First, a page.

Re: the sexiest aircraft

Vell, i know about a chap that has one sitting right in his driveway! check out The norwegian F-104G 637 two seat starfighter are
under resturation to operational status!
And i like the spits too. And the good old sabre
Always woundered what whould happened if Rolls-Royce had developed the utterly INSANE crecy engine, and shoehorned it into a spit!
The Rolls-Royce Crecy was a 2-stroke 90 degree V12 liquid cooled aero engine of 26.1 litres capacity, featuring sleeve valves and direct petrol injection. Single cylinder development began in 1937 under project engineer Harry Wood. It was designed by Sir Harry Ricardo. The first complete engine was built in 1941 and produced 1400 hp. There were problems with vibration and the cooling of the pistons and sleeves. The firing angle was 30 degrees and 15lb supercharger boost was typical. Bore was 5.1" stoke 6.5" compression ratio 7:1 and weight 820 kg. The thrust produced by the 2-stroke exhaust was estimated as being equivalent to 30% of the power of the engine, and was exceptionally loud.
Unlike most 2-stroke engines, supercharging or turbocharging was used rather than crankcase compression to force the charge into the cylinder. Stratified charge was used where the fuel was injected into a bulb like extension of the combustion chamber where the twin spark plugs ignited the rich mixture. Operable air/fuel ratios of from 15 to 23 were available to govern the power produced between maximum and 60%. The lean mixtures reduced detonation allowing higher compression ratios or supercharger boost. Supercharger throttling was used as well to achieve idling. The supercharger throttles were novel vortex types, varying the effective angle of attack of the impeller blades from 60 degrees to 30. This reduced the power required to drive the supercharger when throttled and hence fuel consumption at cruising power.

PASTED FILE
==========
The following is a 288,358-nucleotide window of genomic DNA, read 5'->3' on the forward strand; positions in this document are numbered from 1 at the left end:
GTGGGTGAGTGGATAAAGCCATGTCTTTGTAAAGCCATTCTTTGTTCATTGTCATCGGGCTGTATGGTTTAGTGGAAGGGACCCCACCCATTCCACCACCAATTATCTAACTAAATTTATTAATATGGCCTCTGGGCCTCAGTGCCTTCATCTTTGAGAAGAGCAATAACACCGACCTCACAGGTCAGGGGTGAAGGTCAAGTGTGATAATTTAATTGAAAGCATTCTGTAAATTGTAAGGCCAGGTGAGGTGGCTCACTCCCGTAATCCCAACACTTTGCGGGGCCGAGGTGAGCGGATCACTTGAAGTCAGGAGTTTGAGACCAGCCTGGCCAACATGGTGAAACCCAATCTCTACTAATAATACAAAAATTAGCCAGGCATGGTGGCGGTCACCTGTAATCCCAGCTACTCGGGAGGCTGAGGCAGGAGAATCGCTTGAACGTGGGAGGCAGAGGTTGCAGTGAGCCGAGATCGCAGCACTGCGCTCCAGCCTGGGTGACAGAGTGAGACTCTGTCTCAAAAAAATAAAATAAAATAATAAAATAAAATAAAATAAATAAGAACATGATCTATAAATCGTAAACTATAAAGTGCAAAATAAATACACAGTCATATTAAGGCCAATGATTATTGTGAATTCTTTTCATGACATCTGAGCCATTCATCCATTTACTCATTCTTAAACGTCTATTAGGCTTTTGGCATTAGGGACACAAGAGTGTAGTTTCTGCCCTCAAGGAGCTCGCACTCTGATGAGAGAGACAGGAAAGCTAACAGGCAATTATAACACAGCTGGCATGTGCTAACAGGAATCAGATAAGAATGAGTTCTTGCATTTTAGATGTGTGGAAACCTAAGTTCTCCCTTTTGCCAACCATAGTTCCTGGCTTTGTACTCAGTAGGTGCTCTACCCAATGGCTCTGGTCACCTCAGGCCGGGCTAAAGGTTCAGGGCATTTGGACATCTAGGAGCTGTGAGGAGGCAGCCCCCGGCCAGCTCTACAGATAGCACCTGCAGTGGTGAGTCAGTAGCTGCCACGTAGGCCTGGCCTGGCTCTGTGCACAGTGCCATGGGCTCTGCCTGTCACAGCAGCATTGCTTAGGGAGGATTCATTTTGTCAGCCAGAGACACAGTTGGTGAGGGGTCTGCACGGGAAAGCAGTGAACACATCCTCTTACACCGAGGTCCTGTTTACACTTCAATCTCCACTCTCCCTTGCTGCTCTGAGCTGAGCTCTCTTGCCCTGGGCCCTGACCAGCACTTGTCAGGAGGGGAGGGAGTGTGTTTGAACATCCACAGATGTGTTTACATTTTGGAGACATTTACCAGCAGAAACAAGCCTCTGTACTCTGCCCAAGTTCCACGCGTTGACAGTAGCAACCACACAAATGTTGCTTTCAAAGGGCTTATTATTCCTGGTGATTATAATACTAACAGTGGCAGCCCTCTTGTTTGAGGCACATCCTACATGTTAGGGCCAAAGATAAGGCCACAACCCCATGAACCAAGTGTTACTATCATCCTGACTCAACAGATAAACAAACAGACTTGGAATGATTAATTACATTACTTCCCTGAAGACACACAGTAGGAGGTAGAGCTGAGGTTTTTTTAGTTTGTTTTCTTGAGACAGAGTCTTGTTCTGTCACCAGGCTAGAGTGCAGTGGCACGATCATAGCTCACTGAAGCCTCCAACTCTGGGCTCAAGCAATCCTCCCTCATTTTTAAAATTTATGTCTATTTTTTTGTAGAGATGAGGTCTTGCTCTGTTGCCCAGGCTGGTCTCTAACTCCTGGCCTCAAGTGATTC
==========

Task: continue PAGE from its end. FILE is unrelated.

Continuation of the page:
The sleeve valves were open ended rather than sealing in a junk head. They had a stroke of 30% of the piston and were 15 degrees in advance.
It was named after the Battle of Crcy, battles being the chosen theme for Rolls Royce 2-stroke aero engines. There were however no subsequent Rolls Royce engines of this type, and rivers were used for jet engine names.
Sir Henry Tizard was a proponent of the engine as Chairman of the Aeronautical Research Council. The power of the engine being interesting in its own right, but also the exhaust thrust at high speed and altitude making it a useful stop gap between engines such as the Rolls-Royce Merlin and anticipated jet engines.
Only six complete examples were built when the research was terminated in December 1945. An additional eight vee twins were built. Serial numbers were even, Rolls-Royce practice being to have even numbers for clock-wise rotating engines when viewed from the front. Crecy number 10 achived 2500 hp on 21 December 1944. Subsequently single cylinder tests achieved the equivalent of 5000 bhp ( holy shi**! ) for the complete engine.
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